A beginner’s guide to the digital financial frontier.

I n the ever-evolving landscape of modern fi nance, cryptocurrency has captured the attention of individuals and investors alike.

“Bitcoin is a scarce digital asset that has new use cases for financial services,” says John Ruth, co-founder and CEO of Build Asset Management, who manages public and private investment funds based in Jefferson City. “It isn’t just about speculating on the price going up. We’re seeing growth areas such as Bitcoin-backed lending taking off .”

“Looking at America’s relationship with money, 2008 was the biggest recession of our lifetime,” adds MattDines, chief investment officer and co-founder of Build Asset Management. “It was the existing system of how money and credit worked showing that something needed to change. Since March 2020, we’ve seen that loss of purchasing power.

Cryptocurrency traces back to 2009 under the pseudonym Satoshi Nakamoto, which introduced Bitcoin, the first-ever cryptocurrency. Central to the concept of cryptocurrency, blockchain technology records transactions across a network of computers. Unlike traditional currencies, cryptocurrencies operate independently of any central authority, relying on cryptographic techniques to secure transactions and control the creation of new units.

“Money is the representation of prior labor,” John says.“We’ve come to a point where we say, ‘Wow, when did house prices get out of control? When did eggs, milk, and gas get so high?’ Some families thought they were doing okay with six-figure incomes, but that doesn’t go as far anymore. The concept of good money is being able to say ‘I can trust the labor that I put in today is safe and isn’t going to lose its purchasing power.

How it Works

Most cryptocurrencies employ blockchain technology, which is a distributed ledger that records transactions across a network of computers. These networks are typically peer-to-peer networks run by independent actors and use cryptography to secure transactions and control the creation of new units, which cuts out centralized authorities like governments and banks.

Users send and receive cryptocurrencies on these networks using public and private cryptographic keys. The public key or address lets people receive from any-one, but only the holder of the key can send from that address. To send, the key holder has to digitally sign a transaction, which is then broadcast out to the network and subsequently verified or denied based on the rules of that particular cryptocurrency. Validated transactions are added to a new block in the blockchain, which serves as a timestamp of transactions and prevents one person from spending the same coin twice.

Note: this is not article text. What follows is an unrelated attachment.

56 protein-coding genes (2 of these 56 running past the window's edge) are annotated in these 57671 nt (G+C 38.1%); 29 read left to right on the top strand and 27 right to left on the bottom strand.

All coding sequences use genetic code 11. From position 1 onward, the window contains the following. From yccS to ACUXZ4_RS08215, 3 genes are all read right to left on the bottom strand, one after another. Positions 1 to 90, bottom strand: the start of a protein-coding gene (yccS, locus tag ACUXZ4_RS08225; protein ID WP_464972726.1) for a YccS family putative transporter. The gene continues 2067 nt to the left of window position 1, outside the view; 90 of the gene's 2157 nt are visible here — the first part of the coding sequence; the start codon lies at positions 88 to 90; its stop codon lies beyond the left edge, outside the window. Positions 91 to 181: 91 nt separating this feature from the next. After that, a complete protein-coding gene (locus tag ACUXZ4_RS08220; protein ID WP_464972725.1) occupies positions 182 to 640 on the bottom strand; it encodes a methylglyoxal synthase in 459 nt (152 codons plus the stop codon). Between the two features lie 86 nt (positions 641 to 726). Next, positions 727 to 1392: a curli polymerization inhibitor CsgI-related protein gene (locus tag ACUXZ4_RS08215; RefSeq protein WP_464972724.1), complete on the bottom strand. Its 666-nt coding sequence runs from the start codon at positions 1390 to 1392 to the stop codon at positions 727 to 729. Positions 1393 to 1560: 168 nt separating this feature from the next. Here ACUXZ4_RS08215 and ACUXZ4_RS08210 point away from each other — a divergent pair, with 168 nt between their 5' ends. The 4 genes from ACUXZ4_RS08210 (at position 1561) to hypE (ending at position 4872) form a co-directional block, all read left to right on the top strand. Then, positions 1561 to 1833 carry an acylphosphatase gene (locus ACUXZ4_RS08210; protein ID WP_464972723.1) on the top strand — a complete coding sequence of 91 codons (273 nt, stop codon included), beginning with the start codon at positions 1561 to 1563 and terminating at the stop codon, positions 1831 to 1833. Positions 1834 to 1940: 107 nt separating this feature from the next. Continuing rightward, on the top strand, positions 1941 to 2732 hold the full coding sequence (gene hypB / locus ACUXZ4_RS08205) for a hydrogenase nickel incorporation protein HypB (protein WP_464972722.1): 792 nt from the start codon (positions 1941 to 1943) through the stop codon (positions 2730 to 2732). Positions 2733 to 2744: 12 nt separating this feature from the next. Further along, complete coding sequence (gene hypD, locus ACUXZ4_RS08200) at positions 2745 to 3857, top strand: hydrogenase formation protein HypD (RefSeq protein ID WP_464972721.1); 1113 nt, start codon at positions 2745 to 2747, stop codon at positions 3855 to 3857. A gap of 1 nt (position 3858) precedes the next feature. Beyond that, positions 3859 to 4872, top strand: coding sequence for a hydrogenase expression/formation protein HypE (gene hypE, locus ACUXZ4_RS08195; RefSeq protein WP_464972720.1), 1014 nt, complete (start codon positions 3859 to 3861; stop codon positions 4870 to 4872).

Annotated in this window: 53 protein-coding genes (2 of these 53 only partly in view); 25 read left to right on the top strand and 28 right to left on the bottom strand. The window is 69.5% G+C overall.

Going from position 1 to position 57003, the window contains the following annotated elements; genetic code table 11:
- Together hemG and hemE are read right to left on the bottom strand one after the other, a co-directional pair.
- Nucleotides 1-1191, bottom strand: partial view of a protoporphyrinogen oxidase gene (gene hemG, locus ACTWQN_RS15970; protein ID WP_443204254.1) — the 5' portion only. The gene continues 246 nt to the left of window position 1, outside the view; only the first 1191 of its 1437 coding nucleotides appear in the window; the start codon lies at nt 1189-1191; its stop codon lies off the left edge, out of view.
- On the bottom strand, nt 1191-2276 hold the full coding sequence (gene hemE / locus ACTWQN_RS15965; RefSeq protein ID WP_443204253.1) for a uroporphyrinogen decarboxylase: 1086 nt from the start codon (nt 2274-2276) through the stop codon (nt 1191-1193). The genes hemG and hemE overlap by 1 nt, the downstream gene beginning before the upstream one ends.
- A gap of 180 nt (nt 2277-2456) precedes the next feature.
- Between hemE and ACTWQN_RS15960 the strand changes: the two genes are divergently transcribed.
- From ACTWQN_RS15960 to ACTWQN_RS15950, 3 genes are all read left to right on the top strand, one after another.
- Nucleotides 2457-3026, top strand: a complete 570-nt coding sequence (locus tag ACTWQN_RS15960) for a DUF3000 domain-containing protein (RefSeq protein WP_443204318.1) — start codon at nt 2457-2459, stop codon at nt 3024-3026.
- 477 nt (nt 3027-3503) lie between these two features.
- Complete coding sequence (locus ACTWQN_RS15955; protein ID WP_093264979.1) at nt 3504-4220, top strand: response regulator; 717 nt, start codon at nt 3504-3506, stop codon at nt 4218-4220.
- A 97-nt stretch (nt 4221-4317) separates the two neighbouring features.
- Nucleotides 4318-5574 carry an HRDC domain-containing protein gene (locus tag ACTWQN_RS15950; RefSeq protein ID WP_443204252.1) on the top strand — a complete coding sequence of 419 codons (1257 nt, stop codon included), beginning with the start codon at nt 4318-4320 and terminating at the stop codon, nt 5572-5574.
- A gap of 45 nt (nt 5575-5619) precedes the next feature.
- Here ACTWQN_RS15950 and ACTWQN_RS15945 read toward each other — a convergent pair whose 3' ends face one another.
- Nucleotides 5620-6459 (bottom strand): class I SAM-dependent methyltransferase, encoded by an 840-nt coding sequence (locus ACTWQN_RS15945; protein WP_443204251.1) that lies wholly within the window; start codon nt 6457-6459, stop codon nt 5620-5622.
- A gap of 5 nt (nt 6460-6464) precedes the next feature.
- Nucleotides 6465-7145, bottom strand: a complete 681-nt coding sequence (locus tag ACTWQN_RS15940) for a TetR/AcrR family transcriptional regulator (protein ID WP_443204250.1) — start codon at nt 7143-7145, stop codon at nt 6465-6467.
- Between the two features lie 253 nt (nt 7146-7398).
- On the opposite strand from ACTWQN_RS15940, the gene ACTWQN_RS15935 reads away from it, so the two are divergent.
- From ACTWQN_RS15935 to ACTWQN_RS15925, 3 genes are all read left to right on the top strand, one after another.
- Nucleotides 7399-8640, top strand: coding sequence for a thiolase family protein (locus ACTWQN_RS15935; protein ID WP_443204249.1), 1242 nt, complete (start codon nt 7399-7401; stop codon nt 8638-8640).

Varieties of Cryptocurrencies

While Bitcoin is the most well-known and valuable cryptocurrency, the landscape of cryptocurrency has expanded to include thousands of alternatives. Some alternatives, often referred to as alt coins, seek to address limitations seen in Bitcoin. Ethereum, for instance, introduced the concept of smart contracts, self-executing contracts with terms directly written into code.

“Some say Bitcoin is a system of rules, not rulers,” John says. “Most people know a world of dollar dominance, but historically, money has taken many forms. We believe Bitcoin holds the advantage of being the preferred digital currency.”

“Most people know a world of dollar dominance, but historically, money has taken many forms.We believe Bitcoin holds the advantage of being the preferred digital currency.”

—John Ruth, Build Asset Management

Getting Started with Cryptocurrency

Most people will purchase crypto from an exchange where people can buy, sell, and trade cryptocurrencies. Then, they set up a wallet. Wallets are essential for storing and managing digital assets, and there are various forms including software, hardware, and online options. Hot wallets are cryptocurrencies connected to the internet and actively used for transactions, trading, and quick access. In contrast, cold wallets are not directly connected to the internet in order to provide a higher level of security.

Once a wallet is set up, an exchange can be selected. Research different exchanges to find one that best aligns with specific needs. And of course, it’s important to protect investments by using strong, unique passwords and enabling two-factor authentication on the accounts.

Cryptocurrency may seem intimidating at first, but its journey from obscurity to global prominence is a testament to its potential to reshape the financial landscape.


Decentralization: No central authority reduces counterparty risk and reliance in the traditional banking systems.

Global accessibility: This enables users to engage in international transactions without the need for currency conversion.

Security: Transactions are highly secure, minimizing the risk of fraud and identity theft.

Potential for investment gains: Bitcoin and other cryptocurrencies have seen price appreciation over the years. While volatile, long-term holders have been rewarded.


Volatility: Markets can have extreme price fluctuations. Crypto investments should be treated as long-term and speculative. Don’t risk money needed in the short run.

Lack of Regulation: No centralized authority means investors can have fewer protections compared to traditional financial systems.

Bad Actors: Crypto has attracted bad actors who seek to defraud people. In-depth research is required.